Cavs could run more offense through Evan Mobley next season

Evan Mobley, Cleveland Cavaliers. (Photo by Mark Blinch/Getty Images)
Evan Mobley, Cleveland Cavaliers. (Photo by Mark Blinch/Getty Images) /

I understand that I’m inherently biased as a Cleveland Cavaliers fan, but it’s still surprising that Evan Mobley didn’t win the Rookie of the Year for the 2021-22 season. Scottie Barnes of the Toronto Raptors was the winner of that award for his efforts.

I’m not going to grill Barnes for doing so. He had similar numbers to Mobley, as Barnes had 15.3 points, 7.5 rebounds, 3.5 assists and 1.1 steals per contest for Toronto, and Barnes was one of their most important players. Toronto also made a late-season push, finishing as the #5 seed in the Eastern Conference.

Mobley, conversely, had 15.0 points, 8.3 rebounds, 2.5 assists and 1.7 blocks per outing for Cleveland, who stumbled post-All-Star. The Cavaliers ended up sliding to the play-in, and lost in both of their opportunities in those games to the Brooklyn Nets and then Atlanta Hawks.

The Cavs had some notable injuries down the stretch, most notably when it came to Jarrett Allen (fractured finger), but those things happen to teams.

Either way, Mobley I still believe should’ve won the Rookie of the Year, and am in the same boat as our own Corey Casey. From a consistent perspective, when it comes to the majority of the season, and his efforts in helping Cleveland have a significant turnaround as opposed to the past three years should’ve led to that.

Still, props to Barnes, who looks to have big-time two-way potential looking onward, too, similarly to Mobley.

Anyway, in regards to Mobley, he was still phenomenal in his first season, for the most part, and his defensive abilities, IQ, shot altering, interior touch, off-ball feel, mid-range and driving flashes were all impressive. Fans should be beyond bullish on his outlook, and I’m sure they are.

With next season on the mind in that realm, when watching him, his passing still jumped out, even despite the feel he and timing he demonstrated in his lone collegiate season at USC. I’d hope the Cavaliers can allow him to build on that next year, and run some things through him more.

The Cavs could run more offense through Mobley next season, as he gets more experience and after his first full offseason as a pro.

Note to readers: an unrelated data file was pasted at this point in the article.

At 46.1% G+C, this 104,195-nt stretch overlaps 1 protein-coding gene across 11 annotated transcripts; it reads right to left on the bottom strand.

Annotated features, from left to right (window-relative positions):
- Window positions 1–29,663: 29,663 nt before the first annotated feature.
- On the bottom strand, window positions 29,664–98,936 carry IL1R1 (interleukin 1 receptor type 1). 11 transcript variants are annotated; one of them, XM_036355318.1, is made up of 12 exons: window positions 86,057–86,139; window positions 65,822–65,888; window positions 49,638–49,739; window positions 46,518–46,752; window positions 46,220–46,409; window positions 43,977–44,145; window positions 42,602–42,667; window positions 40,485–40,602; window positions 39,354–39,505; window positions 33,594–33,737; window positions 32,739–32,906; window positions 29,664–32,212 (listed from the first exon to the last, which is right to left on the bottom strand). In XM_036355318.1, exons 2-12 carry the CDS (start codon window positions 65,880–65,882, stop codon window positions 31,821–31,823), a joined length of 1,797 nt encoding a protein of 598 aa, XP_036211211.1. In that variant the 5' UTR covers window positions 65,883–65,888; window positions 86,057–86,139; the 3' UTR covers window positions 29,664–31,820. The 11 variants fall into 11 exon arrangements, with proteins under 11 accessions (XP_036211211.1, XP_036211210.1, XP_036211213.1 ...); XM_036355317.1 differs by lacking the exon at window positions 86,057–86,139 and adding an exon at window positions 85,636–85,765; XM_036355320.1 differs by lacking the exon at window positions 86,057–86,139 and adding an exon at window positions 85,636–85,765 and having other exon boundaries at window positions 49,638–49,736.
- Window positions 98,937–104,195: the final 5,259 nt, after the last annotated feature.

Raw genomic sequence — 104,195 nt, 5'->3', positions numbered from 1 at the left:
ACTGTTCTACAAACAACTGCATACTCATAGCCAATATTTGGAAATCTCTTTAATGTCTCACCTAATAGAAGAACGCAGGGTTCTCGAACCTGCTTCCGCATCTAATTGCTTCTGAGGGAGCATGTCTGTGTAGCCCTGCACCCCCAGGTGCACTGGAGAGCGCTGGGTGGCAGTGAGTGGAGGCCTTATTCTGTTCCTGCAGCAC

Mobley’s 2.5 assists per game weren’t an astromical amount by any means; I’m not suggesting otherwise.

Having said that, he was impactful as a secondary playmaker in plenty of games, and I do believe we could see him take further strides next season, as he hopefully gets more comfortable playing with Darius Garland, Jarrett Allen and others.

Mobley has the requisite anticipation needed to hit cutters throughout games operating out of the elbows, and with his vision, combined with his 7-foot size, he can throw passes over the top to target spot-up and shooters. I’d like to think that next season, we could very well see more of those two things, whether or not Garland is getting a rest.

Mobley demonstrated that he’s more than capable of taking advantage with quick, sound decisions at times in his first year in 4-on-3 situations, too, which led to quality big-to-big feeds, and timely spray-outs to the wings. And with him having some legit driving capability and with his secondary shot creation via floaters and the mid-range, he should improve in those inverted situations.

Mobley looked, for the most part, very composed operating out of the mid-post as well throughout games, and in some stretches more so when filling in at the 5 I’d think, we could see Cleveland run things through him in that area at times.

Granted, I’m aware that it’ll depend on what perimeter shooters are on the floor with him in those instances, but his passing in those situations, and balancing getting to his spots and making kickouts led to quality looks for the Cavaliers, due to Mobley’s incredible IQ. In those scenarios, his feel for a now-soon-to-be 21-year-old big is so rare.

So, generally, while I’m not saying he’s going to be a primary playmaker, and I’d definitely expect Cleveland to add a backup point guard this offseason, via potential Ricky Rubio return or other rumored potential targets like Tyus Jones or Delon Wright, I’d anticipate more offense running through Mobley next season.

There were some turnovers at times from him because of inexperience, and some of that from his slender frame; he had 1.9 per game. However, with a full offseason to get stronger, and hopefully make strides as a catch-and-shoot player, as he hit only 25.0 percent from three in Year 1 and didn’t attempt many, I do believe we could see his secondary playmaking take another step forward.

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I’d expect to see a more assertive Mobley in Year 2, as an aside, but with his unselfishness and team mindset, he’d be able to get his teammates going more as a counter to that, if the chances present themselves, too.